Archive for April, 2018

The Civilian Radar Data for MH370

Civilian radar data after transponder was disabled. (Click to enlarge.)

We know that MH370 was captured by civilian and military radar sites before and after the transponder was disabled at 17:21 UTC. However, Malaysian authorities have chosen to release these data sets only as low resolution images that have imprecise position information with few timestamps. The DSTG did choose to publish in its Bayesian analysis the speed and track data that was derived from radar data that was provided to them by Malaysia. However, the DSTG presented the speed and track data after applying a Kalman filter to remove noise. It’s unknown whether that Kalman filter produced artefacts in the graphical presentation of that data.

We now have what we believe are the data sets for the primary surveillance radar (PSR) and secondary surveillance radar (SSR) from Malaysian civilian radar assets. The PSR data is of particular significance because it provides additional insight about how MH370 was flown after the transponder was disabled at 17:21 UTC. The data was publicly released by fellow IG member Mike Exner. The military radar data remains unavailable.

The data begins at 17:30:33 when the civilian radar installation at Kota Bharu Airport (WMKC) detected MH370 traveling back towards the Malay peninsula about 58 NM from shore. The last radar target was captured by the civilian radar installation at Butterworth Airfield (WMKB) after MH370 had passed to the south of Penang Island and was tracking northwest up the Malacca Strait towards Pulau Perak.

Some initial observations about the data:

  1. The PSR data is similar to the civilian radar data that was graphically presented in the Factual Information (FI) from March 2015. However, while the last civilian radar capture in the FI was at 17:51:47, the new data set has captures until 18:00:51.
  2. The path derived from the Kota Bharu radar data is not straight. More analysis is required to determine if this waviness indicates that there were pilot inputs from manual flying, pilot inputs to the selected heading with autopilot engaged, or inaccuracies of the radar data.
  3. The path was tangent to a 5 NM radius for both Kota Bharu and Penang Airports. This may indicate that these airports might have been displayed as fixes in the navigational display (ND) with a radius of 5 NM and used as navigational references.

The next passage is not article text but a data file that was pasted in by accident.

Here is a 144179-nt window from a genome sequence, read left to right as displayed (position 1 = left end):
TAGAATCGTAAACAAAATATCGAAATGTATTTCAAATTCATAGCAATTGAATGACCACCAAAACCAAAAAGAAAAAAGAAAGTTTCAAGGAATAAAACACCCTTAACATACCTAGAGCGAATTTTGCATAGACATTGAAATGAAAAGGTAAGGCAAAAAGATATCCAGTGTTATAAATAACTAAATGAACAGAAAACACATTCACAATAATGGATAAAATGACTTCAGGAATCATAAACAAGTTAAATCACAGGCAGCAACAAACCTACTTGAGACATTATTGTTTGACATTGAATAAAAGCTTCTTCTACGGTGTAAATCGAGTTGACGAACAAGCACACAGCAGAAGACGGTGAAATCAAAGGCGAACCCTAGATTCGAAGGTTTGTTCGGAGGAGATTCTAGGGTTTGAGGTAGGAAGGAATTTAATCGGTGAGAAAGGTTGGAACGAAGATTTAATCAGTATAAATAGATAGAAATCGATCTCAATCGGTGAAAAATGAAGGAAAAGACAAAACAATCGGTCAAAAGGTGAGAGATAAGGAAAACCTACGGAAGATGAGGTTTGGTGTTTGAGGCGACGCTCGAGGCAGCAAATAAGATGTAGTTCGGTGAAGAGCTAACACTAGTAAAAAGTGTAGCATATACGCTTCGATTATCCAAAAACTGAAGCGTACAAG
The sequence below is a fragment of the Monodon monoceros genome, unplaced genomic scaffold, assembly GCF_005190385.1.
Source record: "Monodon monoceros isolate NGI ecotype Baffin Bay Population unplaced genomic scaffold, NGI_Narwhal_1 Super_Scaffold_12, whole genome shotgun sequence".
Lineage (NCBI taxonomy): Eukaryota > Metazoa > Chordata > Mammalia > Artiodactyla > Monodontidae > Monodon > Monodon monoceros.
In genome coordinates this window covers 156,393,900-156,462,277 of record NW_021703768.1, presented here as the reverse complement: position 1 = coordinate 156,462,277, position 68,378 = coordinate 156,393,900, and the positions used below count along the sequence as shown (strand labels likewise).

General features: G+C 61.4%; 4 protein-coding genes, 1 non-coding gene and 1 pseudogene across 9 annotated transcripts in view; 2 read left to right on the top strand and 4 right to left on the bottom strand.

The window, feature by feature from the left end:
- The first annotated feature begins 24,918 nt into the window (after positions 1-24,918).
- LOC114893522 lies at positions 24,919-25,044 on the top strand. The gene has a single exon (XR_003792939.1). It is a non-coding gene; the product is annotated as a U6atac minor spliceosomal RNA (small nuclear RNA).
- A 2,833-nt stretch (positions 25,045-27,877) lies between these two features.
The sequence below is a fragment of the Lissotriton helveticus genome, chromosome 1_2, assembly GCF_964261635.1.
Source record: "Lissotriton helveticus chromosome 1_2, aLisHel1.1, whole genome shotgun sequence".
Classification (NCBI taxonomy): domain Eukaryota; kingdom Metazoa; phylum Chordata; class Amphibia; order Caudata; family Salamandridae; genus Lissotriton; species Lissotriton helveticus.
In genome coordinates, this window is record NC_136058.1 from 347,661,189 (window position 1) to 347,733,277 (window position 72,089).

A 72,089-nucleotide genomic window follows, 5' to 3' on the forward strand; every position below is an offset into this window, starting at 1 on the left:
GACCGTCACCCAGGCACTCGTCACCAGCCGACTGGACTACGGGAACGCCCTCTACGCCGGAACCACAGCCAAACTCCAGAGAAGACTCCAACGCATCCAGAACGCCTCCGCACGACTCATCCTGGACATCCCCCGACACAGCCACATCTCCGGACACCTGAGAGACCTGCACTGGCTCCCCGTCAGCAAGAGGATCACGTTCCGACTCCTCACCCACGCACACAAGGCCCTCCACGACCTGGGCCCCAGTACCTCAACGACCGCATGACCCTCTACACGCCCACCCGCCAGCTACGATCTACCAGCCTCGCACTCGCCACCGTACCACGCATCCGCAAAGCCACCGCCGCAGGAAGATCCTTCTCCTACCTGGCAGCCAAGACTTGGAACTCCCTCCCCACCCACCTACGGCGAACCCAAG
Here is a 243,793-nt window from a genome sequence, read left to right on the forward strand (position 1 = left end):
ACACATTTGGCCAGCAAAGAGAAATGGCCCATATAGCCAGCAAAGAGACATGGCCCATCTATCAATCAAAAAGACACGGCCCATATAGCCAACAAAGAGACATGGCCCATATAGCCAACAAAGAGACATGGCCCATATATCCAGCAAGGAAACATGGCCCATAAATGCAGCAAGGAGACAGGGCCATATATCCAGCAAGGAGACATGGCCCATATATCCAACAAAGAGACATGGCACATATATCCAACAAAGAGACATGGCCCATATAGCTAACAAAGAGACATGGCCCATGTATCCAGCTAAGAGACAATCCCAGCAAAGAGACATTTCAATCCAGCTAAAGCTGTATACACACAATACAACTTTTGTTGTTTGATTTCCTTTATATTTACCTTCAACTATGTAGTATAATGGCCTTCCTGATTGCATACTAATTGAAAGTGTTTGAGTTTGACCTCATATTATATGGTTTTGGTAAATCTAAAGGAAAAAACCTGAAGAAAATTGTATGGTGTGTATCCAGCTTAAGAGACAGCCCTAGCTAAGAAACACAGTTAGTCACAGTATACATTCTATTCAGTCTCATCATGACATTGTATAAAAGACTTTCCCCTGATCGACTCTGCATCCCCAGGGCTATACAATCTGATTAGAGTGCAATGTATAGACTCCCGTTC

4. After passing to the south of Penang Island, the plane first tracked towards 301ºT, and then changed to 291ºT, which aligned with Pulau Perak and roughly towards VAMPI.
  5. The groundspeed data as derived from the radar data is noisy, reflecting uncertainty in the value of the timestamp as well as the range and azimuth for each capture. In light of the uncertainty, the average speed was calculated for five of the six segments of radar captures, and shown by the red line in the figure below. (The time interval of the shortest segment was only 24 s, and deemed to short to calculate the speed with a useful level of precision.) The average speed for the second and third segments are 527 knots and 532 knots, respectively, which suggests the plane was flying close to Mmo=0.87. For instance, with a tailwind of 12 knots and a temperature offset of ISA+10.3K, a groundspeed of 527 knots converts to M0.87. At the Mmo/Vmo crossover altitude of 30,500 ft, a groundspeed of 532 knots converts to M0.86. This suggests that after the aircraft flew past Kota Bharu, it was at the upper end of its operating speed range, and possibly at times beyond it.

Calculated groundspeed as derived from the civilian radar data. (Click to enlarge.)

I know that independent investigators that contribute here and elsewhere will continue to analyze the data to better understand how MH370 was flown before it completely disappeared from all radar sites.

Update on April 12, 2018: The plot of groundspeed was updated by removing the trend lines and replacing them with average speeds over segments. In light of the noise on the speed calculations, this is more appropriate. The estimated peak groundspeed reduced from 545 knots to 532 knots. The corresponding text in (5) was also updated to reflect this change.

Update 2 on April 12, 2018: Here is an Excel file for those wishing to see the basis for my calculations. Please let me know if corrections are required.

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